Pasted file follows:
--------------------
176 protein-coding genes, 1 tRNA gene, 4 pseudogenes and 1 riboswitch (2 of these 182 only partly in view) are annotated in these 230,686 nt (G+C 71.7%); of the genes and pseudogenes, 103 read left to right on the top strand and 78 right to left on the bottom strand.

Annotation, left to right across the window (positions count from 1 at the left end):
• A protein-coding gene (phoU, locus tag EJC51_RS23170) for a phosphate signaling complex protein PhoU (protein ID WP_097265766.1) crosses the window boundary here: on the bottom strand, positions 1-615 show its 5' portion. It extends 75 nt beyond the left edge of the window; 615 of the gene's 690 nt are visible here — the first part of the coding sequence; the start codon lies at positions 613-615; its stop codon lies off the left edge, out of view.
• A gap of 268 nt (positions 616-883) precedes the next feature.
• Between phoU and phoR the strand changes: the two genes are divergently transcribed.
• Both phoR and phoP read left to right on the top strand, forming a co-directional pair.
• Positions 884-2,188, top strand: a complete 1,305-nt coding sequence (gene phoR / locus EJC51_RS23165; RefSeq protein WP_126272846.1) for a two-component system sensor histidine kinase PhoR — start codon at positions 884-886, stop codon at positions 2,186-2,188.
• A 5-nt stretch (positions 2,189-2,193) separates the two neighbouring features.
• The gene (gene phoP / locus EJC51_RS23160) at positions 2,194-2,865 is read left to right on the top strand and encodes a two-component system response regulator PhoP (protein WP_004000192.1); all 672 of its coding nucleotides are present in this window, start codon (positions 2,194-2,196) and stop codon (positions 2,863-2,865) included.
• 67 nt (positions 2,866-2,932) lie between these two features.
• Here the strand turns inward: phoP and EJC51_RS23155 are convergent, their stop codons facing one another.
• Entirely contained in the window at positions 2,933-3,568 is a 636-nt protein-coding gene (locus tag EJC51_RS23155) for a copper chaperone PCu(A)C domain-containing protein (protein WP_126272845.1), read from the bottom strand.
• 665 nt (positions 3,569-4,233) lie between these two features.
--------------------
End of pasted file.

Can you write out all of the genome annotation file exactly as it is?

176 protein-coding genes, 1 tRNA gene, 4 pseudogenes and 1 riboswitch (2 of these 182 only partly in view) are annotated in these 230,686 nt (G+C 71.7%); of the genes and pseudogenes, 103 read left to right on the top strand and 78 right to left on the bottom strand.

Annotation, left to right across the window (positions count from 1 at the left end):
• A protein-coding gene (phoU, locus tag EJC51_RS23170) for a phosphate signaling complex protein PhoU (protein ID WP_097265766.1) crosses the window boundary here: on the bottom strand, positions 1-615 show its 5' portion. It extends 75 nt beyond the left edge of the window; 615 of the gene's 690 nt are visible here — the first part of the coding sequence; the start codon lies at positions 613-615; its stop codon lies off the left edge, out of view.
• A gap of 268 nt (positions 616-883) precedes the next feature.
• Between phoU and phoR the strand changes: the two genes are divergently transcribed.
• Both phoR and phoP read left to right on the top strand, forming a co-directional pair.
• Positions 884-2,188, top strand: a complete 1,305-nt coding sequence (gene phoR / locus EJC51_RS23165; RefSeq protein WP_126272846.1) for a two-component system sensor histidine kinase PhoR — start codon at positions 884-886, stop codon at positions 2,186-2,188.
• A 5-nt stretch (positions 2,189-2,193) separates the two neighbouring features.
• The gene (gene phoP / locus EJC51_RS23160) at positions 2,194-2,865 is read left to right on the top strand and encodes a two-component system response regulator PhoP (protein WP_004000192.1); all 672 of its coding nucleotides are present in this window, start codon (positions 2,194-2,196) and stop codon (positions 2,863-2,865) included.
• 67 nt (positions 2,866-2,932) lie between these two features.
• Here the strand turns inward: phoP and EJC51_RS23155 are convergent, their stop codons facing one another.
• Entirely contained in the window at positions 2,933-3,568 is a 636-nt protein-coding gene (locus tag EJC51_RS23155) for a copper chaperone PCu(A)C domain-containing protein (protein WP_126272845.1), read from the bottom strand.
• 665 nt (positions 3,569-4,233) lie between these two features.